Representative Marcia L. Fudge, a Democrat whose district is based in Cleveland, said Judge O’Donnell’s verdict was “a stunning setback.”

“The verdict is another chilling reminder of a broken relationship between the Cleveland police department and the community it serves,” she said. “Today we have been told — yet again — our lives have no value.”

At a midafternoon news conference, Cleveland’s mayor and police chief said there had been a number of nonviolent demonstrations in the city and that officers were working to keep the protests under control.

“So far, the protesters are making their voices heard, but they are doing it in a peaceful and very respectful way,” Mayor Frank Jackson said just after 4 p.m. “Police are doing an excellent job of monitoring the situation and protecting everyone’s rights — protesters and everyone else.”

A protest march continued into the evening, with more than 100 demonstrators chanting and blocking traffic downtown. There were several tense moments, including some minor scuffles and games of cat-and-mouse with the police, and unruliness with Cleveland Indians fans leaving the baseball stadium, but the event remained largely peaceful. The crowd dwindled as the evening went on, and the police first made a handful of arrests after 9 p.m., the time protesters were ordered to disperse.

DeVrick Stewart, 29, of Cleveland, said he had been marching since the morning and saw broad issues with how the police treat people.

“I came out because this seems to be a world issue,” said Mr. Stewart, who mentioned both the Brelo case and Tamir Rice’s death. “It’s not a white or black issue. It’s a police versus society issue.”

Timothy McGinty, the Cuyahoga County prosecutor, said in a news conference after the verdict that the investigation had led to several changes that he believed would prevent deaths, including better use-of-force training and increased penalties for officers who disregard department policies. As a result of the changes, “there will never have to be another Brelo trial,” he said.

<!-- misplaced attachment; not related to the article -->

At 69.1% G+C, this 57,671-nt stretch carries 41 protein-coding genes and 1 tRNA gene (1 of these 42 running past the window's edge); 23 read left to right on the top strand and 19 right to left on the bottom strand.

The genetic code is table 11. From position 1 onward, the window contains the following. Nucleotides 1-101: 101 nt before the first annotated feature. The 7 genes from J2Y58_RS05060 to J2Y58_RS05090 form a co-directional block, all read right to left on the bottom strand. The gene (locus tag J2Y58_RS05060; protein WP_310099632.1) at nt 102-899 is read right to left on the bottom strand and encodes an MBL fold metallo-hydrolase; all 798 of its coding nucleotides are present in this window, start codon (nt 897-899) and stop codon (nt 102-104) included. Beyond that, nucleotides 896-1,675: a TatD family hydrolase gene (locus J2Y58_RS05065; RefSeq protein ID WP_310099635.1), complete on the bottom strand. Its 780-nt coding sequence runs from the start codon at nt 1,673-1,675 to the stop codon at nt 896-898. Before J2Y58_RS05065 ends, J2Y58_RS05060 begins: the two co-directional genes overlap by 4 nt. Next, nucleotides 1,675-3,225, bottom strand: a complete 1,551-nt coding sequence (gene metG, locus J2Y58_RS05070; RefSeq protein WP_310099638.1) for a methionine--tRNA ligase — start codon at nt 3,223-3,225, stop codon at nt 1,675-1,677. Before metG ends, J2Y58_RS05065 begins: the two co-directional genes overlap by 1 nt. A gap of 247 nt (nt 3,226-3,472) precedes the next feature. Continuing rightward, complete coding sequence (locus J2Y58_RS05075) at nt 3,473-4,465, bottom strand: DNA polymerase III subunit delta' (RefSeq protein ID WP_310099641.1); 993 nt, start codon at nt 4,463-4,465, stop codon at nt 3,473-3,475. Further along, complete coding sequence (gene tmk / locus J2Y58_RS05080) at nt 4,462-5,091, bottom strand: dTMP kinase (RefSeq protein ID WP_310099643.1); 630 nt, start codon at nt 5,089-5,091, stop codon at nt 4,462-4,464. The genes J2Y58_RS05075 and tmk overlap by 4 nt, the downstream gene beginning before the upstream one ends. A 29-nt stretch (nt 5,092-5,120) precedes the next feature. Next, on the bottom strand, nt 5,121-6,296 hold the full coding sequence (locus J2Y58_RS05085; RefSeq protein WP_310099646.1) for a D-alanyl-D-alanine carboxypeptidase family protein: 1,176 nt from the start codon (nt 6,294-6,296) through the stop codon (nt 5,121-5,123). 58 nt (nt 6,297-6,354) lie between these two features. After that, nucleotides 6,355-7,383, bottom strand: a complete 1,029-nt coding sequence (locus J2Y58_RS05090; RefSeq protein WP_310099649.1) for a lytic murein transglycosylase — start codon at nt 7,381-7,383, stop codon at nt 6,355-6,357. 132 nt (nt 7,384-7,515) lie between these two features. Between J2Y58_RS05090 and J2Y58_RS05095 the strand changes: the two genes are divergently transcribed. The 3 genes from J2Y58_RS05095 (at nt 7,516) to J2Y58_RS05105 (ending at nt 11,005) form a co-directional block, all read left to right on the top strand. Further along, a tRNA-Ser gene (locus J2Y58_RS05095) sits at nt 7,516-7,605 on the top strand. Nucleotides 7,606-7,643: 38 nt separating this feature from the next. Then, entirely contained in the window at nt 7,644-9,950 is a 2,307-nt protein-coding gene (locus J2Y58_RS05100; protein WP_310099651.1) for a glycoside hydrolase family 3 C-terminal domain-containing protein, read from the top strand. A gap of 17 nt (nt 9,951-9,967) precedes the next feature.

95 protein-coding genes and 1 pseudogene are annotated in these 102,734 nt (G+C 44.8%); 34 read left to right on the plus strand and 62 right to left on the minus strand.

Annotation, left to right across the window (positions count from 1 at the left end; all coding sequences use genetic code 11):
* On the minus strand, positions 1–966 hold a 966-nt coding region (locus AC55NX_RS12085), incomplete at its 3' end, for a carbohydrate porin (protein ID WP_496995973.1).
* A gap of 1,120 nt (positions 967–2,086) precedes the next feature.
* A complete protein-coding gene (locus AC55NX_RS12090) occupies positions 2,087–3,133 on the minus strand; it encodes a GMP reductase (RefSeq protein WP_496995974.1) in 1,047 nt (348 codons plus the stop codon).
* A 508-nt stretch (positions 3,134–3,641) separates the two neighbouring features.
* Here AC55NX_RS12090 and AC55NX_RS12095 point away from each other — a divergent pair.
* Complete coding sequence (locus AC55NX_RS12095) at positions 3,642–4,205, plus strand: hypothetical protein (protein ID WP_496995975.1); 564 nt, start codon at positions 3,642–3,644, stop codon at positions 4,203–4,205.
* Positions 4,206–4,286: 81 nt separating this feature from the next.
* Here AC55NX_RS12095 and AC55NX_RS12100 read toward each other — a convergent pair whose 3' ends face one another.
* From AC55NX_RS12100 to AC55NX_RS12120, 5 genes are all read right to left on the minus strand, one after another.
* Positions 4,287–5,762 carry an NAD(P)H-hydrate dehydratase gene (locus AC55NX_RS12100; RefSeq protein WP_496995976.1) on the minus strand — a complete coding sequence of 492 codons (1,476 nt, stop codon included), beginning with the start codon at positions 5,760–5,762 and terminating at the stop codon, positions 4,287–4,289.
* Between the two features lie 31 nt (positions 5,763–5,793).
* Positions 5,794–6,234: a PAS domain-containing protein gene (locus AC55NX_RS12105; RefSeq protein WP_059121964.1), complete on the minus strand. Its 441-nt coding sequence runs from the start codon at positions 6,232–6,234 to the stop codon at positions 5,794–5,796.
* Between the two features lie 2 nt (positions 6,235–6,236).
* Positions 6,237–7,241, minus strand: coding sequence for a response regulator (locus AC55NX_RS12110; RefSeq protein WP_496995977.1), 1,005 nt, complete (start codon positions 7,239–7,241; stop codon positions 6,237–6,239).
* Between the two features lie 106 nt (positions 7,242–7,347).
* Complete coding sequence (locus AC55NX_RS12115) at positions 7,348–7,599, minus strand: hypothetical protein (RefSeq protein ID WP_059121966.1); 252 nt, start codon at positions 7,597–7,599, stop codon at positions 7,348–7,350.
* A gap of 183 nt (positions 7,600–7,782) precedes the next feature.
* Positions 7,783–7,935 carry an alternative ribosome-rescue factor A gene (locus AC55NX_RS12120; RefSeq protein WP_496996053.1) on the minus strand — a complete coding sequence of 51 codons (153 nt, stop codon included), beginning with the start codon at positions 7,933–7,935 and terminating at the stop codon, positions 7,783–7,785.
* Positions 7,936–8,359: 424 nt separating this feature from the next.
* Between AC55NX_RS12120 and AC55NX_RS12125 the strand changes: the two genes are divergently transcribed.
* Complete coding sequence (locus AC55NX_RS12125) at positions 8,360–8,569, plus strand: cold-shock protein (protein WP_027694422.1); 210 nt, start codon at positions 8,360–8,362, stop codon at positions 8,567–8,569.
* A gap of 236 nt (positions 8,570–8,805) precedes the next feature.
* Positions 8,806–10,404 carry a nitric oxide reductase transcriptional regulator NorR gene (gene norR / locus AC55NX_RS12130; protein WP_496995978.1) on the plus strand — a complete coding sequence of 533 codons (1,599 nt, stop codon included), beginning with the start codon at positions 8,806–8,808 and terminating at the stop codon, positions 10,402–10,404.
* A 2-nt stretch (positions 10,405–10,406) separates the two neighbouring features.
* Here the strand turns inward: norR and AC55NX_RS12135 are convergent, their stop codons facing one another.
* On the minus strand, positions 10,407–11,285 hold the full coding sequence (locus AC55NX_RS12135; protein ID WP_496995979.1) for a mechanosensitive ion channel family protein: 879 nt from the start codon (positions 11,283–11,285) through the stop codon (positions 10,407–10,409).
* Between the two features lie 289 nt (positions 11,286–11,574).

Five police supervisors have been charged with dereliction of duty, a misdemeanor, for failing to bring the fatal chase under control. “We look forward to presenting another vigorous prosecution,” Mr. McGinty said.

In a statement, the United States attorney’s office, the Federal Bureau of Investigation and the Civil Rights Division of the Department of Justice said they would review the testimony and evidence.

“We will continue our assessment, review all available legal options and will collaboratively determine what, if any, additional steps are available and appropriate given the requirements and limitations of the applicable laws in the federal judicial system,” the statement said.

In 2013, the Critical Incident Review Committee was formed to review the shooting. Cleveland’s police chief, Calvin D. Williams, said during a news conference that, so far, 72 officers had been suspended without pay. One supervisor was fired, and two more were demoted. Administrative charges against three officers were dismissed. The review was paused during Officer Brelo’s trial, but was expected to resume after the verdict.

Nine of the police officers disciplined for their roles in the shooting have filed a federal lawsuit against the city for racial discrimination. The officers — eight whites and one Hispanic — claim that they were disciplined more harshly because they were not black.

After the verdict, Officer Brelo’s future with the department remained unclear. Stephen S. Loomis, the president of the Cleveland Police Patrolmen’s Association, said Officer Brelo was going on a vacation with his family, but it was not known if he would be able to return to work.

During the trial, prosecutors argued that Officer Brelo’s actions crossed the line from justifiable to reckless when he climbed onto the car’s hood, but the judge disagreed.

Protesters outside the Justice Center after Officer Brelo's acquittal in Cleveland on Saturday. Credit Aaron Josefczyk/Reuters
Before rendering his verdict, Judge O’Donnell spoke from the bench about widespread tensions between the police and African-Americans, mentioning Ferguson and Baltimore.

“In many American places, people are angry with, mistrustful and fearful of, the police,” he said. “Citizens think the men and women sworn to protect and serve have violated that oath or never meant it in the first place.”

But Judge O’Donnell said he would not let those sentiments cloud his verdict, and he found that Officer Brelo had reasonably perceived a threat from Mr. Russell’s car. The decision to continue firing from the hood was protected by law, he ruled, clearing Officer Brelo of all charges. The shooting was “reasonable despite knowing now that there was no gun in the car and he was mistaken about the gunshots,” Judge O’Donnell said.